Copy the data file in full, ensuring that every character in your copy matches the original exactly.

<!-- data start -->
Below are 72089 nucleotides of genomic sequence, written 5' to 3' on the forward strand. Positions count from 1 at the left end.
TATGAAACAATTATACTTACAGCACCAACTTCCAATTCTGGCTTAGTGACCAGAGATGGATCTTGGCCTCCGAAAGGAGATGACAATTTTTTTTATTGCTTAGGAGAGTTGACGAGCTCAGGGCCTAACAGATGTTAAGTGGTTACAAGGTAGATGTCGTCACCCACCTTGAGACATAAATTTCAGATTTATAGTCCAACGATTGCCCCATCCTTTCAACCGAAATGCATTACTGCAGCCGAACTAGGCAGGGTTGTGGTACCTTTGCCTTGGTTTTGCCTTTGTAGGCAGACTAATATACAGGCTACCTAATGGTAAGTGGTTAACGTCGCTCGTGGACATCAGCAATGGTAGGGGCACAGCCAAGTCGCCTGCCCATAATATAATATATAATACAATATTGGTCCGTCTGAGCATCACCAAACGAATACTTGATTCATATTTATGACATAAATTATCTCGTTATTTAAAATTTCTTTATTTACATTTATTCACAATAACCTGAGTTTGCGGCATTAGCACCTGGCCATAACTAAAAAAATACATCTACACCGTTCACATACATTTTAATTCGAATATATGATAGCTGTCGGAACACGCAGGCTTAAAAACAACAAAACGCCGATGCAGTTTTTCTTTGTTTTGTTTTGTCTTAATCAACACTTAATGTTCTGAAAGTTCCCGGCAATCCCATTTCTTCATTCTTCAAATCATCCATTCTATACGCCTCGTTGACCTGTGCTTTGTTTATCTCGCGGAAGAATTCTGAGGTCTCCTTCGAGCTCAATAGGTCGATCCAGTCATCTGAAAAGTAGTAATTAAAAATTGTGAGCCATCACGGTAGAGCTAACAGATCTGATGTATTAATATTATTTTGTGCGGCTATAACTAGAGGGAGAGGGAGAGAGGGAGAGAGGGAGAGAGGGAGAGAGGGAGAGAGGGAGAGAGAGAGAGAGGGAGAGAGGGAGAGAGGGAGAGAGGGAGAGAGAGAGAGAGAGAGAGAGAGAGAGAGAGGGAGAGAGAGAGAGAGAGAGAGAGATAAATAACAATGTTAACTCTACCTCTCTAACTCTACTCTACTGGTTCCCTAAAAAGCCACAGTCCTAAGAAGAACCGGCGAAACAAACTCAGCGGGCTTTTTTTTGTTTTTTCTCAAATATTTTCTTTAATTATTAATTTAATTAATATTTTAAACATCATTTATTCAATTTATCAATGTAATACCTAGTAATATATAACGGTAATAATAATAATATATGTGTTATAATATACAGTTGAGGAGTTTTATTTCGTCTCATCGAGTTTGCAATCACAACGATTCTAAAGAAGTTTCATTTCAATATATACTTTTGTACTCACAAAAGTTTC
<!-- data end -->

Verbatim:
Below are 72089 nucleotides of genomic sequence, written 5' to 3' on the forward strand. Positions count from 1 at the left end.
TATGAAACAATTATACTTACAGCACCAACTTCCAATTCTGGCTTAGTGACCAGAGATGGATCTTGGCCTCCGAAAGGAGATGACAATTTTTTTTATTGCTTAGGAGAGTTGACGAGCTCAGGGCCTAACAGATGTTAAGTGGTTACAAGGTAGATGTCGTCACCCACCTTGAGACATAAATTTCAGATTTATAGTCCAACGATTGCCCCATCCTTTCAACCGAAATGCATTACTGCAGCCGAACTAGGCAGGGTTGTGGTACCTTTGCCTTGGTTTTGCCTTTGTAGGCAGACTAATATACAGGCTACCTAATGGTAAGTGGTTAACGTCGCTCGTGGACATCAGCAATGGTAGGGGCACAGCCAAGTCGCCTGCCCATAATATAATATATAATACAATATTGGTCCGTCTGAGCATCACCAAACGAATACTTGATTCATATTTATGACATAAATTATCTCGTTATTTAAAATTTCTTTATTTACATTTATTCACAATAACCTGAGTTTGCGGCATTAGCACCTGGCCATAACTAAAAAAATACATCTACACCGTTCACATACATTTTAATTCGAATATATGATAGCTGTCGGAACACGCAGGCTTAAAAACAACAAAACGCCGATGCAGTTTTTCTTTGTTTTGTTTTGTCTTAATCAACACTTAATGTTCTGAAAGTTCCCGGCAATCCCATTTCTTCATTCTTCAAATCATCCATTCTATACGCCTCGTTGACCTGTGCTTTGTTTATCTCGCGGAAGAATTCTGAGGTCTCCTTCGAGCTCAATAGGTCGATCCAGTCATCTGAAAAGTAGTAATTAAAAATTGTGAGCCATCACGGTAGAGCTAACAGATCTGATGTATTAATATTATTTTGTGCGGCTATAACTAGAGGGAGAGGGAGAGAGGGAGAGAGGGAGAGAGGGAGAGAGGGAGAGAGGGAGAGAGAGAGAGAGGGAGAGAGGGAGAGAGGGAGAGAGGGAGAGAGAGAGAGAGAGAGAGAGAGAGAGAGAGGGAGAGAGAGAGAGAGAGAGAGAGATAAATAACAATGTTAACTCTACCTCTCTAACTCTACTCTACTGGTTCCCTAAAAAGCCACAGTCCTAAGAAGAACCGGCGAAACAAACTCAGCGGGCTTTTTTTTGTTTTTTCTCAAATATTTTCTTTAATTATTAATTTAATTAATATTTTAAACATCATTTATTCAATTTATCAATGTAATACCTAGTAATATATAACGGTAATAATAATAATATATGTGTTATAATATACAGTTGAGGAGTTTTATTTCGTCTCATCGAGTTTGCAATCACAACGATTCTAAAGAAGTTTCATTTCAATATATACTTTTGTACTCACAAAAGTTTC